The dictum in Tucker Truck implying that a jurisdictional attack cannot be waived by failure to raise it before the administrative agency apparently formed the basis of the Supreme Court's decision in Manual Enterprises, Inc. v. Day, 1962, 370 U.S. 478, 82 S.Ct. 1432, 8 L.Ed.2d 639. Although the authority of the Post Office to withhold 'obscene' material from the mails was not argued at the administrative level, the Court heard argument and reversed on this ground without discussing the waiver point. A footnote in the concurring opinion of Chief Justice Warren and Justices Brennan and Douglas, however, spelled out what appears to be the Court's rationale for hearing the case:
The Government asserts only that at the administrative level the petitioners made no objection to the procedure. The Government does not suggest that the challenge to the Post Office's power to act at all had to be made before the administrative body. That challenge presents a jurisdictional question and is open to the petitioners even if not initially asserted in the agency proceeding. See United States v. L.A. Tucker Truck Lines, Inc., 344 U.S. 38, 73 S.Ct. 67, 97 L.Ed. 54. * * * 'The fragile foundation on which the Post Office action rests must be kept in mind, both in dealing with the substantive obscenity question involved and in determining the proper scope of judicial review * * *. There is lacking here the kind of specific legislative direction to the administrative agency that in certain circumstances justifies judicial deference to administrative determinations.' * * * The Court of Appeals did not discuss the issue, perhaps because it had held in Sunshine Book Co. v. Summerfield, (101 App.D.C. 358, 249 F.2d 114 supra, n. 3, that the questioned authority exists; the Government does not suggest that petitioner's failed to make their argument there. And in this Court, petitioners continue their attack and the Government, without reservation, fully defends against it. 370 U.S. at 499, n. 5, 82 S.Ct. at 1443, n. 5, 8 L.Ed.2d at 653-654, n. 5.
The Supreme Court, after Tucker Truck and Manual Enterprises, seemed to be engrafting an exception onto the general rule for jurisdictional questions. But as Justice Frankfurter pointed out in Tucker Truck, 'jurisdiction' itself lacks sufficiently specific content to be meaningfully applied to every set of facts.9 A clue to which questions are 'jurisdictional', for purposes of avoiding waiver at the administrative level, appears in NLRB v. Ochoa Fertilizer Corp., 1961, 368 U.S. 318, 82 S.Ct. 344, 7 L.Ed.2d 312, interpreting 10(e) of the National Labor Relations Act.10 The Court, citing NLRB v. Cheney California Lumber Co., 1946, 327 U.S. 385, 66 S.Ct. 553, 90 L.Ed. 739, stated that waiver would preclude judicial review, unless the agency 'patently traveled outside the orbit of its authority'. 368 U.S. at 322, 82 S.Ct. at 347, 7 L.Ed.2d at 315. Manual Enterprises perhaps may be explained on this basis; the Post Office clearly traveled outside its authority in withholding 'obscene' materials from the mails. See Presque Isle TV Co. v. United States, 1 Cir. 1967, 387 F.2d 502, 506.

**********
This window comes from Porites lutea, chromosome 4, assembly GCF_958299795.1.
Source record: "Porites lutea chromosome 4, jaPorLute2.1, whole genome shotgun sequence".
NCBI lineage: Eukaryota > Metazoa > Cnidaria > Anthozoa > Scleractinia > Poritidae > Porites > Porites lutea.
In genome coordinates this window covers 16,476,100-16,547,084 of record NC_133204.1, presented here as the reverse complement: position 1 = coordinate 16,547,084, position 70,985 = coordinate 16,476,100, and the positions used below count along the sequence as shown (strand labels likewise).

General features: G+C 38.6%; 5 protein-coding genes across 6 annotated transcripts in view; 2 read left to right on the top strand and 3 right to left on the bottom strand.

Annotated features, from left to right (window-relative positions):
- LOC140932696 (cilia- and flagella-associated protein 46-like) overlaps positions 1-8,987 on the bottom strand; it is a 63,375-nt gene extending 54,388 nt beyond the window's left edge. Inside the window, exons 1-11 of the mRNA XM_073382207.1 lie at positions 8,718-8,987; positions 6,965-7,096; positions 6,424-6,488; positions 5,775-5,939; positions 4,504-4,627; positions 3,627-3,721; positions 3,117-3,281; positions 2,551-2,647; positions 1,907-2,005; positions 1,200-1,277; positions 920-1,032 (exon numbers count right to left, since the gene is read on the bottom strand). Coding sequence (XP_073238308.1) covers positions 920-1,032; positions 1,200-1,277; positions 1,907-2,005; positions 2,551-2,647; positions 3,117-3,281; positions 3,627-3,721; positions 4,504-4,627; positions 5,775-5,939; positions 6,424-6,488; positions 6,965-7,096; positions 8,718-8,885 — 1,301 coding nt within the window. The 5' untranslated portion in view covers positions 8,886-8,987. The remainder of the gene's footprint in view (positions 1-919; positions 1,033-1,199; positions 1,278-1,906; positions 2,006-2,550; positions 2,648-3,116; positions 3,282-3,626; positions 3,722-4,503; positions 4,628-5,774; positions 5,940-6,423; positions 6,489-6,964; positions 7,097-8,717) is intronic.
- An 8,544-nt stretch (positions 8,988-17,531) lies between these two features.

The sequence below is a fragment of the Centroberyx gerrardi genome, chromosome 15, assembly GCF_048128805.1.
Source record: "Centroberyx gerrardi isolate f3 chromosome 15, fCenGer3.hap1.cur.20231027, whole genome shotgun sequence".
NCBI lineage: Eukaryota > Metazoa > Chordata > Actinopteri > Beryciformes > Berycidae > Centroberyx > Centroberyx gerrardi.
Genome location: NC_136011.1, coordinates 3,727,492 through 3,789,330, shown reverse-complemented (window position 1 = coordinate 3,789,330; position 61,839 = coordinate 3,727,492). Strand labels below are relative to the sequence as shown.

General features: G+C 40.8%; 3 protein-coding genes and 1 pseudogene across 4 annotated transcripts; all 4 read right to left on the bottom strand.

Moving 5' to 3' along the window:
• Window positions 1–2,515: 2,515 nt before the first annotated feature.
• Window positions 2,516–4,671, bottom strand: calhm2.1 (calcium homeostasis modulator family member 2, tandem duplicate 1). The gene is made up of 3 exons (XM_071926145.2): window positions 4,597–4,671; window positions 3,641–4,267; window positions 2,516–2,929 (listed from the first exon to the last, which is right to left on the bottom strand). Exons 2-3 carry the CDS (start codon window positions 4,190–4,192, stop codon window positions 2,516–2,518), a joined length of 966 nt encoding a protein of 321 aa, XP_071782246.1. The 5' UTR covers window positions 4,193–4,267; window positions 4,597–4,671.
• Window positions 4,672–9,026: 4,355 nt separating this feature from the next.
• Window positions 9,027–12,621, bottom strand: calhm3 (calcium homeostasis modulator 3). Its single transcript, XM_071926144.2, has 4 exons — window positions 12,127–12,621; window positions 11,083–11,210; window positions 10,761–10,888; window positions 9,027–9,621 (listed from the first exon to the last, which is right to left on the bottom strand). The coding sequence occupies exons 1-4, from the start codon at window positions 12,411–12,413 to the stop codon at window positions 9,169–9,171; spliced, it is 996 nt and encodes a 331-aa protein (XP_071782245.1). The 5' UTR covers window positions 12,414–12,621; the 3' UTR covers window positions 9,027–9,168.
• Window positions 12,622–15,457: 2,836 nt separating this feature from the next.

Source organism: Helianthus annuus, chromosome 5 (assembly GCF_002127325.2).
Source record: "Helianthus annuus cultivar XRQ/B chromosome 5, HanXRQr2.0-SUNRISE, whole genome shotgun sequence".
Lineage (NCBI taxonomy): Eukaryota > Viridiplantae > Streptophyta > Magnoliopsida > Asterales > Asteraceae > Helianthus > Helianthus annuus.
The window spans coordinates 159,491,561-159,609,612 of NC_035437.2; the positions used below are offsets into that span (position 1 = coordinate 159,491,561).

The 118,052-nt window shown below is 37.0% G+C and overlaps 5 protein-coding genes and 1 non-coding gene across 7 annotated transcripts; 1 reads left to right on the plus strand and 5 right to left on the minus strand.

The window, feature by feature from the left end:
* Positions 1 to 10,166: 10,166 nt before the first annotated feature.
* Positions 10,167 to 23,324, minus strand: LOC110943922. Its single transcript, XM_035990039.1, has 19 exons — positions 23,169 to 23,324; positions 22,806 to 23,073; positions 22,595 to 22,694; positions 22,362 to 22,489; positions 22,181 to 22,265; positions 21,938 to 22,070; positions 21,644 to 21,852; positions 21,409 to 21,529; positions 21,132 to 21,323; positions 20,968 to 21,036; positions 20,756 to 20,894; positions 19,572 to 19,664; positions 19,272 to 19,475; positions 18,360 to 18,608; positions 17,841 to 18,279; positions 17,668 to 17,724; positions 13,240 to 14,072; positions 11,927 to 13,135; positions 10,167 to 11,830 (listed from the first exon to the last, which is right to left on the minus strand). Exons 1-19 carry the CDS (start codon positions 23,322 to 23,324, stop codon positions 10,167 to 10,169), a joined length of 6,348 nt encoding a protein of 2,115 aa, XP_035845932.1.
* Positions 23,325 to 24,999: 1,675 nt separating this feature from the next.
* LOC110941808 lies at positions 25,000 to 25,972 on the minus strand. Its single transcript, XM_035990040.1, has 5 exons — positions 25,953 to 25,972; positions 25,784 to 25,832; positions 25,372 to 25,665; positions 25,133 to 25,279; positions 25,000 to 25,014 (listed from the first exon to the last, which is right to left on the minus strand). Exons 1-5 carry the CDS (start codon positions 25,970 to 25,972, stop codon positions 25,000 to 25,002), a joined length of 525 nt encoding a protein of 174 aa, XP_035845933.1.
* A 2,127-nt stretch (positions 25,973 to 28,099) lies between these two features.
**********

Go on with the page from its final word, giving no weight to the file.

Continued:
We note that the Commission has no rule requiring waiver of issues not presented to it. Many agencies have, as part of their organic statutes, specific sections precluding judicial review of any question not first raised before it.11 The Commission had a rule at one time corresponding to these statutes, but the rule has now been abolished.12
The Supreme Court, however, has not based its decisions in this area of the law on statutory interpretation of codified exhaustion rules. For example, in Tucker Truck, the Court treated the case as falling within the general rule that a federal court will not hear questions not administratively exhausted. The statutes and rules are merely declarative of this limitation. The orderly administration of justice compels us to require that the administrative expertise should first be tapped before the courts are consulted.
We are unable to perceive any good reason why this Court should not apply the general rule in this case and review only those questions raised before the Commission. First, we cannot say that the Commission 'patently traveled outside the orbit of its authority' in finding that the petitioners violated 5 of the Act. On the contrary, in broad terms 5 provides that 'unfair methods of competition in commerce and unfair or deceptive acts or practices in commerce, are hereby declared unlawful'. As the Supreme Court said in Federal Trade Commission v. Motion Picture Advertising Service Co., 1953, 344 U.S. 392, 394, 73 S.Ct. 361, 363, 97 L.Ed. 426, 'Congress advisedly left the concept flexible to be defined with particularity by the myriad of cases from the field of business'. Second, the petitioners consciously waived the jurisdictional points before the Commission.
B. The petitioners' third argument is that the cease and desist order should be dismissed against them because they have signed affidavits promising never to enter the lending business again. Courts properly leave to the Commission's non-abusive discretion the question whether the public interest requires the protection of an order in cases where unlawful practices have been discontinued. See Carter Products, Inc. v. FTC, 5 Cir. 1963, 323 F.2d 523, 531; Marlene's, Inc. v. FTC, 7 Cir. 1954, 216 F.2d 556, 559-560; Keasbey & Mattison Co. v. FTC, 6 Cir. 1947, 159 F.2d 940, 951. In deciding whether the public interest required a cease and desist order, the Commission had before it all the facts concerning the petitioners' deceptive practices and concluded: